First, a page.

Tellurian plans for a warmer climate

Heathcote Feature Week

Ian Hopkins, proprietor of Heathcote’s Tellurian winery, had just returned from a five-week tour of France and Italy during what was already shaping to be one of Europe’s hottest summers. There wasn’t a single day under 30 degrees, he said. But he did come back enthused about grape varieties for warmer climates.

Hopkins was the CEO of an international mechanical and electrical engineering company, Norman Disney & Young, which worked on office buildings, hospitals and shopping centres, including the electricals for Australia’s ‘new’ Parliament House. He retired in 2016 to devote himself to Tellurian, and is currently president of the Heathcote Winegrowers Association. He has worked at making the association more inclusive and succeeded in drawing regional giants Jasper Hill and Wild Duck Creek back into membership. “In fact, Liam Anderson (of Wild Duck Creek) is on the committee now.”

Tellurian is increasingly interested in the ‘newer’ varietals as Ian calls them: grenache, carignan, cinsault, mourvèdre, tempranillo and others.

The name Tellurian, appropriately, is a Latin word meaning “of the earth”.

The first vines were planted in 2002 and the first vintage, 2008, was made by Tobias Ansted at Balgownie Estate.

Ansted, “a very talented winemaker”, left Balgownie and later became Tellurian’s winemaker, part-time at first, then full-time. Ian’s son Daniel joined the wine company in 2010 and is involved in marketing and management. A winery was built in time for the 2012 vintage.

Like the pioneers of Italian varieties, the Chalmers family, Tellurian is increasingly interested in the ‘newer’ varietals as Ian calls them: grenache, carignan, cinsault, mourvèdre, tempranillo and others.

“There’s been an increase in plantings of Italian varieties, too,” says Hopkins.

“Fiano, aglianico, vermentino, garganega, and the Rhône Valley whites marsanne, viognier and roussanne.

“In the Heathcote Wine Show this year 16% of the varietals entered are Italian, Spanish or Rhône. Shiraz of course is about 50% and only about 10% are white, which is normal for Heathcote these days.”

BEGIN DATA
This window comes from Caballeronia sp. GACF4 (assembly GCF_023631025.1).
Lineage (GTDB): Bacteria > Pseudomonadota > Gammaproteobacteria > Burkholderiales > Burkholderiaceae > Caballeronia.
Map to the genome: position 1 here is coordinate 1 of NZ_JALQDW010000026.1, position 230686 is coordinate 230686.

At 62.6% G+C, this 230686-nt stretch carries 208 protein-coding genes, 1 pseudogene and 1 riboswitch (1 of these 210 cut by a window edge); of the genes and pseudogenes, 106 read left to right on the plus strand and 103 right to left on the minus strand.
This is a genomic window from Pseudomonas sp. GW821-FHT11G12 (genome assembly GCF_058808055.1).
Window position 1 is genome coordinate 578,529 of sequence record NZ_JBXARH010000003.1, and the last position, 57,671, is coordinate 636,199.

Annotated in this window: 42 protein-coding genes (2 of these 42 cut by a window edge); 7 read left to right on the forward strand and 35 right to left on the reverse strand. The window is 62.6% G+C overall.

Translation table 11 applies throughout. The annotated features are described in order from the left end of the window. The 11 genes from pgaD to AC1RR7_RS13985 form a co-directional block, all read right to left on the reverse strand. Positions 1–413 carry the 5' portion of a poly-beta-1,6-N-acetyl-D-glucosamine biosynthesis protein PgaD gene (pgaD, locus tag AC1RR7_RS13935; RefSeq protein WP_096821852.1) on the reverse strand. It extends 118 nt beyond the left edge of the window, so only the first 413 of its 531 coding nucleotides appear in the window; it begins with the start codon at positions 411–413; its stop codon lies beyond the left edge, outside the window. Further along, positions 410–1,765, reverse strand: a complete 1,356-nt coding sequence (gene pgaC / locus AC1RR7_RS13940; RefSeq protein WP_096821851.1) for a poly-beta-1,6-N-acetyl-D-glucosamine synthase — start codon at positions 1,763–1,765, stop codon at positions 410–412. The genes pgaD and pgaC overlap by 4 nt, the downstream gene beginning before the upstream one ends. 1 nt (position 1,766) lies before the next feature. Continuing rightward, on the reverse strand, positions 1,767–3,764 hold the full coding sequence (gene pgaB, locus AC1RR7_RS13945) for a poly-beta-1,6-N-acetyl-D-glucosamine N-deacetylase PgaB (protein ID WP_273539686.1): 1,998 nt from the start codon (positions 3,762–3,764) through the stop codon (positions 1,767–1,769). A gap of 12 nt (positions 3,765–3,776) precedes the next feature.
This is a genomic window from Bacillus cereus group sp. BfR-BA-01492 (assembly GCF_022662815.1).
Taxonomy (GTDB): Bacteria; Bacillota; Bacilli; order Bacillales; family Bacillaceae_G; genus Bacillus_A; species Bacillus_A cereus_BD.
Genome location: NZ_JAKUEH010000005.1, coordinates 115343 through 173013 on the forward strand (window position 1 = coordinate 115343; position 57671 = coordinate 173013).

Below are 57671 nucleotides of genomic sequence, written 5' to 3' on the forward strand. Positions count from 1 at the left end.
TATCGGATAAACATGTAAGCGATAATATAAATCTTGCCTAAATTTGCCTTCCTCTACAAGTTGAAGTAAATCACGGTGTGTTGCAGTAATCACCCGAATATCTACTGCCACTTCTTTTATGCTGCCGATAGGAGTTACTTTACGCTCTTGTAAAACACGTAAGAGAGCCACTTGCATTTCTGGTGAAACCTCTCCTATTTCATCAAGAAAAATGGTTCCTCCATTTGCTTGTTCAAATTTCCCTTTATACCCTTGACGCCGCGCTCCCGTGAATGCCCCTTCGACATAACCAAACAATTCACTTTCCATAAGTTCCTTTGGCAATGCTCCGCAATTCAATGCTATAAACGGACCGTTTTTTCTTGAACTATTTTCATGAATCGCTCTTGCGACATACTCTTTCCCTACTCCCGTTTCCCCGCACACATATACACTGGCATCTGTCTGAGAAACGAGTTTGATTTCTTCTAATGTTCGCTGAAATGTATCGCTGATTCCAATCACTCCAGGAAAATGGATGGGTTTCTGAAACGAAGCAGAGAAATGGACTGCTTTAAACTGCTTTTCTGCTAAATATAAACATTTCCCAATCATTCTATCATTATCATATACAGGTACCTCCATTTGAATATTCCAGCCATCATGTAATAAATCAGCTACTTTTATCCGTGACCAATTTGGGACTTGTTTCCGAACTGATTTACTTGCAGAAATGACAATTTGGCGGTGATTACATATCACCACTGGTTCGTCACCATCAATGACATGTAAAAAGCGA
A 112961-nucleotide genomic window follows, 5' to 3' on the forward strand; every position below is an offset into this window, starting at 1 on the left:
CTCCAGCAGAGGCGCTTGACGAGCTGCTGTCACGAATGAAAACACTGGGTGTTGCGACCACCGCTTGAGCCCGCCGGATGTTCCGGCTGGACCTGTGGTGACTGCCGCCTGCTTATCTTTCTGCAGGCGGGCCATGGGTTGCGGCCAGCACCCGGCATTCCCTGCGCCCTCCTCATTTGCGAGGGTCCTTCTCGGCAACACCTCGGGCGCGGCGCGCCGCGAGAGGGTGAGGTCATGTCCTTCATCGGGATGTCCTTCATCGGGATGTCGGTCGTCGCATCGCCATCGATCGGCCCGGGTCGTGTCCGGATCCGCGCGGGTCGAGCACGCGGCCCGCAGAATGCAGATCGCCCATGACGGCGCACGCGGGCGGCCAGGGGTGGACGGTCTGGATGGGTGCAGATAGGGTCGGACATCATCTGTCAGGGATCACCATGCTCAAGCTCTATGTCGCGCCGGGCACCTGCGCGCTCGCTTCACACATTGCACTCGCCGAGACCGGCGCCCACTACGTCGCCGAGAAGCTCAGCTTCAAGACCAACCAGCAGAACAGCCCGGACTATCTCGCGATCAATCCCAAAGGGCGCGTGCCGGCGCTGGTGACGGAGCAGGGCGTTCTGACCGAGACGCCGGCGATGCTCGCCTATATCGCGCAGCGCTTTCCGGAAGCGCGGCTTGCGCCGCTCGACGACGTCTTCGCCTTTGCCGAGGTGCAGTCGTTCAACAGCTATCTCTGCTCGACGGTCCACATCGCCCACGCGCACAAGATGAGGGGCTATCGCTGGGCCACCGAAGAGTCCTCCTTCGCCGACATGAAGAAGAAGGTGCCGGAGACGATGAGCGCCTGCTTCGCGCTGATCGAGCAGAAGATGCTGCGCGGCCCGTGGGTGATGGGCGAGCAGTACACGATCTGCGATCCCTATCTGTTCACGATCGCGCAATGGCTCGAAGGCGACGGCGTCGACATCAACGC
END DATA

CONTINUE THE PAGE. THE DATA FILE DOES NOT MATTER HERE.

At Tellurian, and Heathcote generally, there’s a lot of interest in grenache. Hopkins says he first planted grenache in 2011 and more recently planted another eight acres as bush vines in 2018. These are coming into production now.

“We see differences between the trellised grenache and the bush vines already. Some of the trellised vines will go to rosé and a GSM blend. Most of the straight grenache will come from the bush vines.

“Also, we have the first fruit from our carignan this year, and cinsault. We will probably do a grenache, mourvèdre, carignan, cinsault blend.”

He spent a week in Puglia and found the fiano dry whites fascinating.

“We’ve been experimenting with it. We started at the leaner end of the spectrum but later we’ve been trying to get more body and expression into it.”

Daniel (left) and Ian Hopkins of Tellurian Wines. Tellurian Wines

In Bolzano, in the South Tyrol, he found lagrein interesting. And susumaniello in Puglia—although he’s well aware that finding fascinating new grape varieties is one thing, selling wine with a name nobody in Australia has ever heard is quite another.

Tellurian has been certified organic since 2018. This is part of a plan to maintain vines as healthy and robust as possible, in order to resist climatic extremes, especially heat spikes.

Hopkins has been somewhat shocked by the expense involved in developing and maintaining a wine business. After building the winery in 2012, the cellar door was upgraded in 2020 and was due to open in May, about the same time the pandemic restrictions started. After a brief window of opening in June they had to deal with harsher restrictions when Melbourne was locked down from August.

Operating a vineyard organically is more costly than using conventional chemical culture, and because weeds were a big problem Hopkins bought an imported over-vine weeder, and then a new tractor, small enough to fit between 1.6 metre rows.

“Just when you think you might have spent enough, something else crops up.”

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